Freeman (American Empire), professor of history at Queens College and the CUNY Graduate Center, recounts the development of the factory, which over the past 300 years has come to symbolize both utopian possibilities and appalling realities. He notes that “we live in a factory-made world,” yet most consumers know little about these places or the experiences of those who work in them. Freeman begins in 18th-century England with the first factories, which were synonymous with filth and misery—William Blake’s “dark satanic mills.” He moves to 19th-century New England, where paternal industrialists hoped that they could both reap large profits and provide their employees with excellent working conditions; their idealism was soon replaced by a drive for ever-greater profits. Freeman is sharply critical of the technocrats and managers who regularly attempt to reduce wages and increase control over labor, yet he also sees the factory as a workplace that holds the possibility of liberation; Ford auto workers’ successful unionizing efforts, for example, “gave mass production a new, more democratic meaning.” Freeman goes on to describe modern Chinese factories, noting that some have become notorious for conditions that have caused workers to commit suicide, while others offer lavish recreational amenities that are irresistible to rural migrants. This wide-ranging book offers readers an excellent foundation for understanding how their possessions are made, as well as how the factory system affects society. (Feb.)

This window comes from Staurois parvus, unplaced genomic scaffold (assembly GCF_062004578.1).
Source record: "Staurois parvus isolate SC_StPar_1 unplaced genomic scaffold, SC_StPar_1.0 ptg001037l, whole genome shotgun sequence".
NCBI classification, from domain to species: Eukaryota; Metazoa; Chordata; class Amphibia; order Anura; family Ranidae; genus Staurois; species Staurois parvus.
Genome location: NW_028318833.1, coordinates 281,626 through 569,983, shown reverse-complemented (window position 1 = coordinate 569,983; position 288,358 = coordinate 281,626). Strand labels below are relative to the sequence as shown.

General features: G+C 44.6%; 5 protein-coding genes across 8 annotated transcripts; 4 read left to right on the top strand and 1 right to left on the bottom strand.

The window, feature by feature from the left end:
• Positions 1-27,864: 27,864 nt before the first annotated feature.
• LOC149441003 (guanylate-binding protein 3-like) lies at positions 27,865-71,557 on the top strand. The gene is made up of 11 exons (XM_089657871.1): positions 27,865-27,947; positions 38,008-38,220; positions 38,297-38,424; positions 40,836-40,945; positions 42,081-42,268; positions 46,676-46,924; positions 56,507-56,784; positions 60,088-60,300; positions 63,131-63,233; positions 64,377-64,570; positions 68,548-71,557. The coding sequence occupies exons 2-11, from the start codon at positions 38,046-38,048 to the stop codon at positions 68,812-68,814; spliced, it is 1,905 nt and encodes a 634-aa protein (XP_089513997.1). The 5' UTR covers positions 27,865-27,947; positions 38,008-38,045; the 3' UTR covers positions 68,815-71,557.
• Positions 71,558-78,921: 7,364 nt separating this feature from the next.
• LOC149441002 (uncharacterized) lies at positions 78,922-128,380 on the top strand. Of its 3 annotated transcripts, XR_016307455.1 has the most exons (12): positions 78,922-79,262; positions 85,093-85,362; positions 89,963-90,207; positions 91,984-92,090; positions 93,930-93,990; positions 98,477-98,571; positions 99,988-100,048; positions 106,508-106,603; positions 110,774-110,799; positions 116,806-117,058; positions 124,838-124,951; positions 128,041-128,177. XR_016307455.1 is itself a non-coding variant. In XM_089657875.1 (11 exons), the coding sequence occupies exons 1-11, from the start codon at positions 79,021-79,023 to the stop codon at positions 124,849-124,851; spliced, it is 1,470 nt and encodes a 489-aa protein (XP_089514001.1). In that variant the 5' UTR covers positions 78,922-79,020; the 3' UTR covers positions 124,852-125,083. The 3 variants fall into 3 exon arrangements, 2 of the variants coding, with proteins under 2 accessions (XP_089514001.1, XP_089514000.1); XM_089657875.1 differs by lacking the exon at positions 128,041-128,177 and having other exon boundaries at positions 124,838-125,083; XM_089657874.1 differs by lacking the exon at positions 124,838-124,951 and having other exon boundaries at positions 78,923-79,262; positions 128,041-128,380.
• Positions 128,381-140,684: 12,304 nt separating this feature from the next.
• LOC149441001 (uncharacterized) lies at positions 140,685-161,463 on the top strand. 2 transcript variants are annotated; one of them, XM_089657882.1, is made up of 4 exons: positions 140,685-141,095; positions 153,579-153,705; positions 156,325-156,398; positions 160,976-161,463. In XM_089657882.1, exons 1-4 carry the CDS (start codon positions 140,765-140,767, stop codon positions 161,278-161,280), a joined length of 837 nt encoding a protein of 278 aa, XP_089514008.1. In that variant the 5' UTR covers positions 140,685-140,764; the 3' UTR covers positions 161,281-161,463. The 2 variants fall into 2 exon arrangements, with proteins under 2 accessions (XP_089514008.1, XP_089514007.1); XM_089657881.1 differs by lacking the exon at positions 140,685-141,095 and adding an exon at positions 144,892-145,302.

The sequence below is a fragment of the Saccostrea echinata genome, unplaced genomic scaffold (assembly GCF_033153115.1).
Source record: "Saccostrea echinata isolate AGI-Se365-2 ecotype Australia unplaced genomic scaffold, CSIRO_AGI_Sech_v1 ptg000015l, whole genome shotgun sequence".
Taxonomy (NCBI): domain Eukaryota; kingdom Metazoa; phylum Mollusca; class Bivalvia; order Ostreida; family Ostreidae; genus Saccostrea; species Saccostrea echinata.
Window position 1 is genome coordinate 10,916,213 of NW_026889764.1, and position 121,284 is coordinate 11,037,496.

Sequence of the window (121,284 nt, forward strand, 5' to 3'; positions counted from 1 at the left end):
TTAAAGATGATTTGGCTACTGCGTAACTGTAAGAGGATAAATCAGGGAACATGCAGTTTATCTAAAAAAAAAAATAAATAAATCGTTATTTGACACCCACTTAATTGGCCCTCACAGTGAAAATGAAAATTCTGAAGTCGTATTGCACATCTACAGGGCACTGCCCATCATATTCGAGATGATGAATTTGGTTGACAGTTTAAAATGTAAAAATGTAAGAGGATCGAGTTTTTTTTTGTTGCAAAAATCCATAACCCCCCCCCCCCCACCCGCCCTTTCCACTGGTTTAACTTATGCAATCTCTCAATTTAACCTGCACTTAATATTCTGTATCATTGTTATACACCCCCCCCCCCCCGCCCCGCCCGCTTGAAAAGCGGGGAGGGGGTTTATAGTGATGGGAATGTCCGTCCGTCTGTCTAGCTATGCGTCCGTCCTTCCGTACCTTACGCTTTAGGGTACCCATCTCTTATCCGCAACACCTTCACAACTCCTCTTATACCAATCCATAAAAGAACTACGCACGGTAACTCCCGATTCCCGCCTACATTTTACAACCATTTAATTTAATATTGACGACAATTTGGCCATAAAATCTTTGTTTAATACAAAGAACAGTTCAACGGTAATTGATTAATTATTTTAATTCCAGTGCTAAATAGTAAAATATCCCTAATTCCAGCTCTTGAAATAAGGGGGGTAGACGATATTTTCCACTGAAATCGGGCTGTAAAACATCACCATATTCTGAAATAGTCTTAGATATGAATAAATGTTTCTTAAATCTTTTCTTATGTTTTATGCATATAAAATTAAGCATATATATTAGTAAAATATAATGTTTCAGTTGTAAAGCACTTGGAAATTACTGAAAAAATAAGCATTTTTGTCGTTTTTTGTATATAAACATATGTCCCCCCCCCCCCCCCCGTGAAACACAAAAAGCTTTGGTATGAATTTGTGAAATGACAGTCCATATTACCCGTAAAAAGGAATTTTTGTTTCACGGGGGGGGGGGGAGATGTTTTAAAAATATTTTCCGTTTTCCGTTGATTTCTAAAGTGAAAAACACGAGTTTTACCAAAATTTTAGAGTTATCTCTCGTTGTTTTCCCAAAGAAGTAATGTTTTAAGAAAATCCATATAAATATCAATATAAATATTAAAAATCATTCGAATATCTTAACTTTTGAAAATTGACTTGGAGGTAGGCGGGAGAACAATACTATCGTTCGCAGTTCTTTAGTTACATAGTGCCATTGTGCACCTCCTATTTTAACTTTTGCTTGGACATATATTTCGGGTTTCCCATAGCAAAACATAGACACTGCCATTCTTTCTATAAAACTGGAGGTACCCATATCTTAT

Reviewed on: 12/04/2017 Release date: 02/27/2018 Genre: Nonfiction
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